Carbon as graphite powder of particle size 2-3μ , molybdenum as reducing powder of particle size 5-6μ , and phosphorus and boron as ferro alloys of -200 mesh were added to reducing iron powder of -150 mesh such that the composition in weight ratio might be carbon 0.2%, molybdenum 12%, phosphorus 0.8%, boron 0.06%, the balance being iron. After this, sintered product was obtained in the same way as in Example 1.

EXAMPLE 8

Carbon as graphite powder of particle size 2-3μ , molybdenum as reducing powder of particle size 5-6μ , and phosphorus and boron as ferro alloys of -200 mesh were added to reducing iron powder of -150 mesh such that the composition in weight ratio might be carbon 0.8%, molybdenum 12%, phosphorus 1.2%, boron 0.02%, the balance being iron. After this, a sintered product was obtained in the same way as in Example 1.

EXAMPLE 9

Carbon as graphite powder of particle size 2-3μ , copper as electrolyte powder of average particle size 20μ , molybdenum as reducing powder of particle size 5-6μ, and phosphorus and boron as ferro alloys of -200 mesh were added to reducing iron powder of -150 mesh such that the composition in weight ratio might be carbon 1.5%, molybdenum 12%, copper 10%, phosphorus 1.2%, boron 0.06%, the balance being iron. After this, a sintered product was obtained in the same way as in Example 5.

EXAMPLE 10

Carbon as graphite powder of particle size 2-3μ , copper as electrolyte powder of average particle size 20μ , and phosphorus and boron as ferro alloys of -200 mesh were added to reducing iron powder of -150 mesh such that the composition in weight ratio might be carbon 1.5%, molybdenum 12%, copper 5%, phosphorus 1.2%, boron 0.06%, the balance being iron. After this, a sintered product was obtained in the same way as in Example 5.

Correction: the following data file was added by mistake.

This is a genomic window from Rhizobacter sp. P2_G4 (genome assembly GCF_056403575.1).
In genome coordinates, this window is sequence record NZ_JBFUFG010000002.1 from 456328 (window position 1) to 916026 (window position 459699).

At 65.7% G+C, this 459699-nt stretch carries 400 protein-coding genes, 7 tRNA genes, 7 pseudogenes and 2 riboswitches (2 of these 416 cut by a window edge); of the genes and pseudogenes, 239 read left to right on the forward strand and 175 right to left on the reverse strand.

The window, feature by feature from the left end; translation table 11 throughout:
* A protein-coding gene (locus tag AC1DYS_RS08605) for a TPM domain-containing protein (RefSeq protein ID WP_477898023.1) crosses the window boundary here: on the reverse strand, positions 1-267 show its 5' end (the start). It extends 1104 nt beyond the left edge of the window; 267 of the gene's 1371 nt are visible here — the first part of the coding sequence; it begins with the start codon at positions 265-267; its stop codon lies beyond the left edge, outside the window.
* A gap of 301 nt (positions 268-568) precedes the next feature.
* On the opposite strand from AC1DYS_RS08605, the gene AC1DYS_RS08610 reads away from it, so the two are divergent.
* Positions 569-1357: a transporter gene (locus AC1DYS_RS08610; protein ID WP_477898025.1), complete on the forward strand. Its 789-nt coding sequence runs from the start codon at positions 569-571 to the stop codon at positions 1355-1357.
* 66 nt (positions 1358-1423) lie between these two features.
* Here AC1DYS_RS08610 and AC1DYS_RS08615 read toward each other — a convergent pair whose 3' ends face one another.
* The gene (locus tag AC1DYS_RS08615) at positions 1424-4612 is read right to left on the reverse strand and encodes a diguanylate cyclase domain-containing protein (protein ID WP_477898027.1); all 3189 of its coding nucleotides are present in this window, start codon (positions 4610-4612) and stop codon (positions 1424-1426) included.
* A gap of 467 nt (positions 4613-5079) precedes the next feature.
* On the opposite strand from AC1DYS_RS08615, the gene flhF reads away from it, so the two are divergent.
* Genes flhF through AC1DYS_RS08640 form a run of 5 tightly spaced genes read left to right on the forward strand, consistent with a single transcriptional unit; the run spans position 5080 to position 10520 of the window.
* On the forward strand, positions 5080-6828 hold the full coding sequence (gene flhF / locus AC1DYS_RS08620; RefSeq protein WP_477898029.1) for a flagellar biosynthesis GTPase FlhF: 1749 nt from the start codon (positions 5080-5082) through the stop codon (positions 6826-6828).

EXAMPLE 11

Carbon as graphite powder of particle size 2-3μ , copper as electrolyte powder of average particle size 20μ , and molybdenum, phosphorus and boron as ferro alloys of -200 mesh were added to reducing iron powder of -150 mesh such that the composition in weight ratio might be carbon 1.2%, molybdenum 12%, copper 1.0%, phosphorus 1.2%, boron 0.06%, the balance being iron. After this, a sintered product was obtained in the same way as in Example 5.

EXAMPLE 12

Carbon as graphite powder of particle size 2-3μ , copper as electrolyte powder of average particle size 20μ, and molybdenum, phosphorus and boron as ferro alloys of -200 mesh were added to reducing iron powder of -150 mesh such that the composition in weight ratio might be carbon 1.2%, molybdenum 9%, copper 0.1%, phosphorus 1.2%, boron 0.06%, the balance being iron. After this, a sintered product was obtained in the same way as in EXAMPLE 5.

Anti-wear ferrous sintered alloys obtained in Examples 1-12 of the present invention were submitted to tests for density, hardness, bending strength and wear.

In the wear test, the sintered alloy of the present invention was pressed against a quenched-and-tempered disk of SCM40 with a pressure of 3 kg/mm2, the slipping velocity being 10 m/sec. under oil lubrication.

Density was measured by the water immersion method. Hardness was measured under 10 kg load using a Vickers hardness meter. For bending strength, a specimen 4 8 25 mm conforming to JIS was cut out and put to a three-point bending test with a span of 20 mm.

A sintered alloy of iron--0.8%, carbon, a common cast iron FC 30, and a phosphorus-and-boron containing iron were employed as controls. The test results are summarized in Table 1.